Preprints
https://doi.org/10.5194/essd-2021-311
https://doi.org/10.5194/essd-2021-311

  30 Sep 2021

30 Sep 2021

Review status: this preprint is currently under review for the journal ESSD.

Daily to annual net primary production in the North Sea determined using autonomous underwater gliders and satellite Earth observation

Benjamin Loveday1,2, Timothy Smyth1, Anıl Akpinar3, Tom Hull4,6, Mark Inall5, Jan Kaiser6, Bastien Queste7, Matt Tobermann5, Charlotte Williams3, and Matthew Palmer3 Benjamin Loveday et al.
  • 1Plymouth Marine Laboratory, Plymouth, UK
  • 2Innoflair UG, Richard-Wagner-Weg 35, Darmstadt, Germany
  • 3National Oceanography Centre, Liverpool, UK
  • 4Centre for Environment, Fisheries and Aquaculture Science, Lowestoft, UK
  • 5Scottish Association of Marine Science, Oban, UK
  • 6Centre for Ocean and Atmospheric Sciences, School of Environmental Sciences, University of East Anglia, Norwich, UK
  • 7Department of Marine Sciences, University of Gothenburg, Gothenburg, Sweden

Abstract. Shelf-seas play a key role in both the global carbon cycle and coastal marine ecosystems through the drawn-down and fixing of carbon, as measured through phytoplankton net primary production (NPP). Measuring NPP in situ, and extrapolating this to the local, regional and global scale presents challenges however because of limitations with the techniques utilised (e.g. radiocarbon isotopes), data sparsity and the inherent biogeochemical heterogeneity of coastal and open-shelf waters. Here, we introduce a powerful new technique based on the synergistic use of in situ glider profiles and satellite Earth Observation measurements which can be implemented in a real-time or delayed mode system. We apply this system to a fleet of gliders successively deployed over a 19-month time-frame in the North Sea, generating an unprecedented fine scale time-series of NPP in the region (Loveday and Smyth, 2020). At the large-scale, this time-series gives close agreement with existing satellite-based estimates of NPP for the region and previous in situ estimates. What has not been elucidated before is the high-frequency, small-scale, depth-resolved variability associated with bloom phenology, mesoscale phenomena and mixed layer dynamics.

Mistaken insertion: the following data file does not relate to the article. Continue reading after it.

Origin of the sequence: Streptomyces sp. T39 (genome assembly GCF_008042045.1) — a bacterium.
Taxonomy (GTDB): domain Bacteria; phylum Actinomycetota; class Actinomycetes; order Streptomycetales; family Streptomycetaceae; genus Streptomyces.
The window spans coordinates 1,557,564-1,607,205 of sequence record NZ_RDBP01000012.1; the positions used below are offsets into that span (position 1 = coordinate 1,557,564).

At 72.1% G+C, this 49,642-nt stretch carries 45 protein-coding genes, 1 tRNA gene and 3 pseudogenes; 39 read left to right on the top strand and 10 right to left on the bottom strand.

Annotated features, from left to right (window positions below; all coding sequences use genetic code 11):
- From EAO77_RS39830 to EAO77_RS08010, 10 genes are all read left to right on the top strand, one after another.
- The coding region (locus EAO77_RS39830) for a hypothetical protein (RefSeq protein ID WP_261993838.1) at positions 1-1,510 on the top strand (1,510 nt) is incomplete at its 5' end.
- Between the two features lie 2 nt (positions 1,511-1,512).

Benjamin Loveday et al.

Status: open (until 28 Nov 2021)

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Benjamin Loveday et al.

Data sets

An Alternative Framework to Assess Marine Ecosystem Functioning in Shelf Seas (AlterEco) Primary productivity estimates derived from ocean glider in situ sensors and photosynthetically available radiation estimates from in situ and satellite data between November 2017 and May 2019 in the North Sea B. R. Loveday and T. Smyth https://doi.org/10.5285/b58e83f0-d8f3-4a83-e053-6c86abc0bbb5

Benjamin Loveday et al.

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Short summary
Using a new approach to combine autonomous underwater glider data and satellite Earth observations, we have generated a 19-month time-series of North Sea net primary productivity – the rate at which phytoplankton absorbs carbon dioxide, minus that lost through respiration. This time-series, which spans 13 gliders, allows for new investigations into small-scale, high-frequency variability in the biogeochemical processes that underpin the carbon cycle and coastal marine ecosystems in shelf seas.